NATIONAL

Design evoking 9/11 causes controversy

By Lee Woo-young
  • Published : Dec 12, 2011 - 20:58
  • Updated : Dec 12, 2011 - 20:58
The design of a pair of residential towers to be built in Yongsan, Seoul has sparked international controversy by evoking the image of the World Trade Center attack on Sept. 11, 2001.

Families of 9/11 victims were among those outraged at the design evoking the exploding WTC, and criticized Dutch architecture firm MVRDV and the architect, Daniel Libeskind, according to the New York Daily News and New York Post.

Scheduled to be completed in 2015, the towers are connected by a “pixilated cloud” which critics say resembles the fireball from the WTC during the attacks. 
The residential towers to be built in Yongsan (left photo) and the World Trade Center attack on Sept. 11, 2001. (Yonhap News)

“They have no respect for the people who died that day,” Jim Riches, a retired FDNY deputy chief whose son was killed on 9/11, was quoted as saying in the New York Daily News.

“I think they’re trying to sensationalize it. It’s a cheap way to get publicity.”

But the firm said in its public statement on its website that it didn’t notice the similarities during the design process and it was not intentional.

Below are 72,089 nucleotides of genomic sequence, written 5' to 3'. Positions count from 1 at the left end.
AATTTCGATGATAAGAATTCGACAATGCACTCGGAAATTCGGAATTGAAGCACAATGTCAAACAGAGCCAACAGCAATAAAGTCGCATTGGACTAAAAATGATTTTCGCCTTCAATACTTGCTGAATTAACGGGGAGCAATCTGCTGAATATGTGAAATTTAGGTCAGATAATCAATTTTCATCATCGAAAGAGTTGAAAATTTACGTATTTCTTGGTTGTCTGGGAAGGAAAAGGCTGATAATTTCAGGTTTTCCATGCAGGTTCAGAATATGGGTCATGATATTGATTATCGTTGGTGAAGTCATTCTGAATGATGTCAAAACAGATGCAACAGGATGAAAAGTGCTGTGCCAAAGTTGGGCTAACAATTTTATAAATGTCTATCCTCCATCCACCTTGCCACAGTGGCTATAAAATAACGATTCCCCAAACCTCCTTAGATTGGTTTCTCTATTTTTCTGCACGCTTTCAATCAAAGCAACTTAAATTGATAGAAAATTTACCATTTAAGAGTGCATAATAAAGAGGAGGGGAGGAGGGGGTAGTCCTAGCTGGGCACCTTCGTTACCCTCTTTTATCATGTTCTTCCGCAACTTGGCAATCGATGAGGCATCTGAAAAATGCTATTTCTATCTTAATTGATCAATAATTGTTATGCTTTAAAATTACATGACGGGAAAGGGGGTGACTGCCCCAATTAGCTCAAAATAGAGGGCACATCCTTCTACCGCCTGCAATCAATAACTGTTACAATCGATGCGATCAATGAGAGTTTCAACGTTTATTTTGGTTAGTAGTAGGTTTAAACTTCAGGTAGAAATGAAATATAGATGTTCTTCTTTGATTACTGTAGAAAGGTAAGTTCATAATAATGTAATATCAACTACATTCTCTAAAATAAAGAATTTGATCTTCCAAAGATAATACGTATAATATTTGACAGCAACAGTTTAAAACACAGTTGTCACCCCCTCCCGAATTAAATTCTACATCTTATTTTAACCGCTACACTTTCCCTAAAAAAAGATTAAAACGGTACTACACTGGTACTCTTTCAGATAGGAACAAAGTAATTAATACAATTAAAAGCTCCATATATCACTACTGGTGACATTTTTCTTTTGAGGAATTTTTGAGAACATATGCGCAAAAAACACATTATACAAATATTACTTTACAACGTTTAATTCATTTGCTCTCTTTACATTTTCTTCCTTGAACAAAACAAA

“MVRDV regrets deeply any connotations the cloud project evokes regarding 9/11,” said the firm. “It was not our intention to create an image resembling the attacks nor did we see the resemblance during the design process. We sincerely apologize to anyone whose feelings we have hurt, it was not our intention.”

The “cloud” is a 10-floor tall structure connecting two 60-story and 54-story towers. It will feature a conference center, fitness center, restaurants and cafes, according to MVRDV.

The architect Libeskind, who designed the tower that will include the Yongsan International Business Center, was also in charge of designing the headquarters for Hyundai Development Co. in Seoul and its apartment block IPARK in Busan.

Despite criticism, an official in charge of the development in the Yongsan area told domestic media: “As the towers become popular, I think some rival groups are trying to defame them. The pixilated cloud is the core part of the towers and we don’t plan to change the design.”

By Lee Woo-young (wylee@heraldcorp.com)